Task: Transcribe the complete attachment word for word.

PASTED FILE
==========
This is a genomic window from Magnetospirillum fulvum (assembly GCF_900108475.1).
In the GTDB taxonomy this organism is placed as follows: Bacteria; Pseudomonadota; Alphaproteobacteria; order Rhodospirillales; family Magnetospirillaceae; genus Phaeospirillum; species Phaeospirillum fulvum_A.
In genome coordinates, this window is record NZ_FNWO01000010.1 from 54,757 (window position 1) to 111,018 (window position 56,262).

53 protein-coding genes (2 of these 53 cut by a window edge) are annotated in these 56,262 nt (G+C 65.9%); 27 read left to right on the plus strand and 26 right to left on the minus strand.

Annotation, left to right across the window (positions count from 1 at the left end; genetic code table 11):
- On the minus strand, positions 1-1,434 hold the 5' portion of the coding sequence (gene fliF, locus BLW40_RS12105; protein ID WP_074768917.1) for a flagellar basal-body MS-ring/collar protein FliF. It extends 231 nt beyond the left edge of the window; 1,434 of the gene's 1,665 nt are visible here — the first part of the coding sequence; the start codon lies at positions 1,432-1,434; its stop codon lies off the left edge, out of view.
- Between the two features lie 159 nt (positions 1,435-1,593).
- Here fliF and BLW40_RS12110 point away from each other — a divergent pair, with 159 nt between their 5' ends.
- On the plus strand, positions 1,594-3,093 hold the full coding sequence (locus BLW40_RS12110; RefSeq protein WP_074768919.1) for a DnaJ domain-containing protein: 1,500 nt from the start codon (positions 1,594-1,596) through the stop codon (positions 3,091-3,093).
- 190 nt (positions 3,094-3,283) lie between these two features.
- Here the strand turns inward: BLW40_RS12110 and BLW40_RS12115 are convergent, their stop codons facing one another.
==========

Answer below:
This is a genomic window from Magnetospirillum fulvum (assembly GCF_900108475.1).
In the GTDB taxonomy this organism is placed as follows: Bacteria; Pseudomonadota; Alphaproteobacteria; order Rhodospirillales; family Magnetospirillaceae; genus Phaeospirillum; species Phaeospirillum fulvum_A.
In genome coordinates, this window is record NZ_FNWO01000010.1 from 54,757 (window position 1) to 111,018 (window position 56,262).

53 protein-coding genes (2 of these 53 cut by a window edge) are annotated in these 56,262 nt (G+C 65.9%); 27 read left to right on the plus strand and 26 right to left on the minus strand.

Annotation, left to right across the window (positions count from 1 at the left end; genetic code table 11):
- On the minus strand, positions 1-1,434 hold the 5' portion of the coding sequence (gene fliF, locus BLW40_RS12105; protein ID WP_074768917.1) for a flagellar basal-body MS-ring/collar protein FliF. It extends 231 nt beyond the left edge of the window; 1,434 of the gene's 1,665 nt are visible here — the first part of the coding sequence; the start codon lies at positions 1,432-1,434; its stop codon lies off the left edge, out of view.
- Between the two features lie 159 nt (positions 1,435-1,593).
- Here fliF and BLW40_RS12110 point away from each other — a divergent pair, with 159 nt between their 5' ends.
- On the plus strand, positions 1,594-3,093 hold the full coding sequence (locus BLW40_RS12110; RefSeq protein WP_074768919.1) for a DnaJ domain-containing protein: 1,500 nt from the start codon (positions 1,594-1,596) through the stop codon (positions 3,091-3,093).
- 190 nt (positions 3,094-3,283) lie between these two features.
- Here the strand turns inward: BLW40_RS12110 and BLW40_RS12115 are convergent, their stop codons facing one another.